Celebrating the pipe organ, the King of Instruments
About the Authors
Michael Barone is the host of American Public Media’s long-running program Pipedreams.
Richard Rasch is associate producer for Pipedreams.
Everyone in the group converged at Schiphol airport, all accounted for and no lost luggage. At 11:30 we headed for Haarlem a quick lunch in a little café on the market square, and then visited one of the most imposing pipe organs in all the world at the Grote Kerk of Saint Bavo. Our tour guide Johan Stolk introduced Saint Bavo organist Jos van der Kooy who recounted the history of the instrument and demonstrated its persuasive powers. It’s easy to imagine this building three centuries ago, filled with important visitors during a mid week concert. Structures such as this served both civic and religious functions as market or convention centers during the week, then for church services on Sundays. Still today the Bavokerk employs two organists, one for religious gatherings and another for public recitals. The immensity of this space is difficult fully comprehend, so perfectly is the organ, with its 32 foot pedal towers, scaled to the overall building. Pictures of the organ case, which stands 98 feet tall and is still a good 20 feet off the floor, are known worldwide. The Bavo organ has attracted visitors since its inauguration. Both Handle and Mozart played on these keys as any interested members of our crew.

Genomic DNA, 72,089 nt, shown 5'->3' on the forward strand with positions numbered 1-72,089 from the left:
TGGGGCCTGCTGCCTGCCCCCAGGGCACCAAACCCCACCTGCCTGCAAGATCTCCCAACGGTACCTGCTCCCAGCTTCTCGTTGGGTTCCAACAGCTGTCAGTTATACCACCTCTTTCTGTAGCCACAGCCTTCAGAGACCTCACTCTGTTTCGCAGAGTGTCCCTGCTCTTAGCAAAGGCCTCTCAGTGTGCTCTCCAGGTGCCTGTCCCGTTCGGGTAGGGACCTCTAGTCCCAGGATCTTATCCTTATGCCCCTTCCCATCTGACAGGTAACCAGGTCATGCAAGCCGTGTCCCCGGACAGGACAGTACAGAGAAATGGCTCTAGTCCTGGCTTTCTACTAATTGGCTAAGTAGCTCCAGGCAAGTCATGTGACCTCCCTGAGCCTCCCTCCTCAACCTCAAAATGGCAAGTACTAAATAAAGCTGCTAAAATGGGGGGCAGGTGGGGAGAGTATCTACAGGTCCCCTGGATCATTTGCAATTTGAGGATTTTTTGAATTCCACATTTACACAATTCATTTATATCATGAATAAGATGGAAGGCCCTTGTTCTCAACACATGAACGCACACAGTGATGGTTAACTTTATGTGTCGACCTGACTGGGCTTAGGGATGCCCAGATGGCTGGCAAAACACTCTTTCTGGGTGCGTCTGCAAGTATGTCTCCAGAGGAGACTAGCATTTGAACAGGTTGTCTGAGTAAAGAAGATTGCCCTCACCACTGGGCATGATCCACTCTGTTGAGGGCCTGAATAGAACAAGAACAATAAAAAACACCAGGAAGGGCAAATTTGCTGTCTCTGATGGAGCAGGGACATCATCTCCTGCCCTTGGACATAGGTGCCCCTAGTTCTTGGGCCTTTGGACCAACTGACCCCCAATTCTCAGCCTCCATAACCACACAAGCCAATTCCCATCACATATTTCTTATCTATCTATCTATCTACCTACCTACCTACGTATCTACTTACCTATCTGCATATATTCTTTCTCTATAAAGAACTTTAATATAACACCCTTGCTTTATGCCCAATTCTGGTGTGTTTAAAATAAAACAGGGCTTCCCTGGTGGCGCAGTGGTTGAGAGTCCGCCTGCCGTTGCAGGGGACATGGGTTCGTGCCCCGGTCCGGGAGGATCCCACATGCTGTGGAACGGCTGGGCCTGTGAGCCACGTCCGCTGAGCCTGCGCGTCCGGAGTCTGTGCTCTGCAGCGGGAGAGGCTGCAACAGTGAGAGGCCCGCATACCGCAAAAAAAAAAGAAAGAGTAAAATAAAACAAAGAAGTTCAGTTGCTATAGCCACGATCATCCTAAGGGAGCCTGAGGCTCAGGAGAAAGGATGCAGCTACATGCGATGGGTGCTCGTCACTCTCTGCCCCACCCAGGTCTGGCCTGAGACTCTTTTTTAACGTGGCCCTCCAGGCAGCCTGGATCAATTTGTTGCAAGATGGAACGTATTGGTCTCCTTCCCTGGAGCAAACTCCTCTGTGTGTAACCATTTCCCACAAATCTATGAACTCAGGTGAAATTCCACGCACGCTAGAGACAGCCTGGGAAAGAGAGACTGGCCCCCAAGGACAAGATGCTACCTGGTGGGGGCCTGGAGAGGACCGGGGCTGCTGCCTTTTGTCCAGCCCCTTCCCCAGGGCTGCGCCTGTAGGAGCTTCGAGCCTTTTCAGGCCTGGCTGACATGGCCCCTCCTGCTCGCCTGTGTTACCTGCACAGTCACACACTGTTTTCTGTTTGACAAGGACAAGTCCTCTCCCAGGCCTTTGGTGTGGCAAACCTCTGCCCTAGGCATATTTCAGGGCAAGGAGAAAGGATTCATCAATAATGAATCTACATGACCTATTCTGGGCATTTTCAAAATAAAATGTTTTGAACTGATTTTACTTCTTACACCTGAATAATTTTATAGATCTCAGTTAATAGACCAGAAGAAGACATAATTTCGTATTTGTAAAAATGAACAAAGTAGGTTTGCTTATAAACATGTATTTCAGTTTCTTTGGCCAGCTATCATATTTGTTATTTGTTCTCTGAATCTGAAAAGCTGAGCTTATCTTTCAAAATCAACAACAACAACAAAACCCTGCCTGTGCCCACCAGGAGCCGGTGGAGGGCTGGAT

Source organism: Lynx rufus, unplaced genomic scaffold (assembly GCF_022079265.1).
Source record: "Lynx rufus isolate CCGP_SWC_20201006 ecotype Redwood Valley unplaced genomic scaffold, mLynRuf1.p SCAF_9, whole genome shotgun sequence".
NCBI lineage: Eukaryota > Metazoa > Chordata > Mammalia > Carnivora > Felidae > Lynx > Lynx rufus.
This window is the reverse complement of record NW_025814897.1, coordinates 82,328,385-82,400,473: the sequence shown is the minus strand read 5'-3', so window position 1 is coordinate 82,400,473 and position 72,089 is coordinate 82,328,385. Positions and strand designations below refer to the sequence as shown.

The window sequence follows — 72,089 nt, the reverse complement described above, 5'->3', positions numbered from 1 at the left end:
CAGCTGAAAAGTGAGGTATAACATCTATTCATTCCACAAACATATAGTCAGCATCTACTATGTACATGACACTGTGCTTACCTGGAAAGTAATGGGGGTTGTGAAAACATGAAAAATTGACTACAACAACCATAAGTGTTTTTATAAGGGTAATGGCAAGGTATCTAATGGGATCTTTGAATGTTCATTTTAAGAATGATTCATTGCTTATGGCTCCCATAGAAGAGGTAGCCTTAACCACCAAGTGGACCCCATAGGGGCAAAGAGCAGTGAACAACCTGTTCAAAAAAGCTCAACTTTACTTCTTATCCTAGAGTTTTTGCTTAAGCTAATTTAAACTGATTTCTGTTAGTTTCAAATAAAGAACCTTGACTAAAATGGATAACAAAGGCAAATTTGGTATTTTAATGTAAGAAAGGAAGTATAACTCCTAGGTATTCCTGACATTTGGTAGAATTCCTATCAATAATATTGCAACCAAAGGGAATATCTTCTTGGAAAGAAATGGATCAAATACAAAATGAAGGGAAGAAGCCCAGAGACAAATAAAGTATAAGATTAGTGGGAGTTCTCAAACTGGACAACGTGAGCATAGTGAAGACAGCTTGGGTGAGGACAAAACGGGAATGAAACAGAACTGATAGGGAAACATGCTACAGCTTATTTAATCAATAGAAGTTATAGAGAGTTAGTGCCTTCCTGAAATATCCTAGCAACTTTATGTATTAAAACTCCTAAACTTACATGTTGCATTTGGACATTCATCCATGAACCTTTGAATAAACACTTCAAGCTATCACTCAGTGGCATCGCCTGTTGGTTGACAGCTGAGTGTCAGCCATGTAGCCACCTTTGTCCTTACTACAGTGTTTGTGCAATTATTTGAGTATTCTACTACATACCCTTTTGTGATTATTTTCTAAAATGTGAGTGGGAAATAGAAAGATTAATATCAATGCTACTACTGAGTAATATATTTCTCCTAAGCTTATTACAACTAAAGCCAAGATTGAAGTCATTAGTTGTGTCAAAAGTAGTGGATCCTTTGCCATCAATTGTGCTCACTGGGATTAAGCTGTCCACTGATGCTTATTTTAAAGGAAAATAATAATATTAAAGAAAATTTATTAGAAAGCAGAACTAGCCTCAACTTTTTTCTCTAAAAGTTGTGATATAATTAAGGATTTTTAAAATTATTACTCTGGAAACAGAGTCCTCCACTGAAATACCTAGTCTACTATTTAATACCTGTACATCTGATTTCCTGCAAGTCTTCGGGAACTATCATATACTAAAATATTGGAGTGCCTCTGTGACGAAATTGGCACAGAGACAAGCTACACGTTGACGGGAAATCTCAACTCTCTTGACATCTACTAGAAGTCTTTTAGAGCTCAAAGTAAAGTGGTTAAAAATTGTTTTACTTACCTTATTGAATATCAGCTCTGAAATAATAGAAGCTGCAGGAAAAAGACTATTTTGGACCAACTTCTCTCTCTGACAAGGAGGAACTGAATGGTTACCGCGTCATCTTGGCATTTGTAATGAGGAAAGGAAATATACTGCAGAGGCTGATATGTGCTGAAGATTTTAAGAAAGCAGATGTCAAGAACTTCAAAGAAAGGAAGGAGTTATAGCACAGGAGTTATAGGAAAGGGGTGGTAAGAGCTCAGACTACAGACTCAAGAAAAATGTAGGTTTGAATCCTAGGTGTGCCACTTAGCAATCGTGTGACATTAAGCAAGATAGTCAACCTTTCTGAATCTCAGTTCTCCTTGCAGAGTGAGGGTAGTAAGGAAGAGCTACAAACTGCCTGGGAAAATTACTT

To keep people awake, we next visited the Catholic Saint Bavo Basilica with its three very different instruments, two in early 20th century Romantic style with electric action and the very modest chancel organ with mechanical action. Dr. Ton van Eck demonstrated them all most amiably. From there it was another hour to the Zuiderduin Hotel in Egmond aan Zee where we followed our evening meal with a quick, brisk walk to the seashore to watch the surf in the brief glow of a stormy sunset with a row 50 wind turbines spinning on the horizon. Then to bed for some well needed rest after an extended day of transatlantic travel and music adventure.- Posted by Richard Rasch
Today some occasional sunshine made up for yesterday’s rain. What better way to up the ante after yesterday in Haarlem, than a visit to the Saint Laurenskerk in Alkmaar. Before hearing the incredible 1725 F. C. Schnitger of 56 stops, we listened in amazement to the diminutive van Covelens organ of 13 stops, restored to its original 16th century character. Its old pipes of nearly 100 percent lead speak with both a quiet rich vocal quality or, with more stops drawn, a brilliant intensity. How amazing to remember that this organ made music less than 20 years after Columbus stumbled upon the American continent; hearing this is indeed a trip back in time. The big organ, a blend of 17th and 18th century pipework, was made famous through recordings by the noted Bach specialist Helmuth Walcha. The architectural panache of its expansive case doors is most arresting. Pieter van Dijk provided historical background and a very satisfying demonstration of both after which those in our group brave enough were able to play the Schnitger.